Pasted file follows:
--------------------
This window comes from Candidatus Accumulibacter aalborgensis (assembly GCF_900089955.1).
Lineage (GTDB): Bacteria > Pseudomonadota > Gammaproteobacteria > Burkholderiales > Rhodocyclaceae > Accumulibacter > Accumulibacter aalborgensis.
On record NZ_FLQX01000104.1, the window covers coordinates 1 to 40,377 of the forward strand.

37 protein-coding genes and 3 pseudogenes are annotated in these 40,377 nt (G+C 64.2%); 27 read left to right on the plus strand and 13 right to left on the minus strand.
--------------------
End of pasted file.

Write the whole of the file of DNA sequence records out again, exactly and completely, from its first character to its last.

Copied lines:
This window comes from Candidatus Accumulibacter aalborgensis (assembly GCF_900089955.1).
Lineage (GTDB): Bacteria > Pseudomonadota > Gammaproteobacteria > Burkholderiales > Rhodocyclaceae > Accumulibacter > Accumulibacter aalborgensis.
On record NZ_FLQX01000104.1, the window covers coordinates 1 to 40,377 of the forward strand.

37 protein-coding genes and 3 pseudogenes are annotated in these 40,377 nt (G+C 64.2%); 27 read left to right on the plus strand and 13 right to left on the minus strand.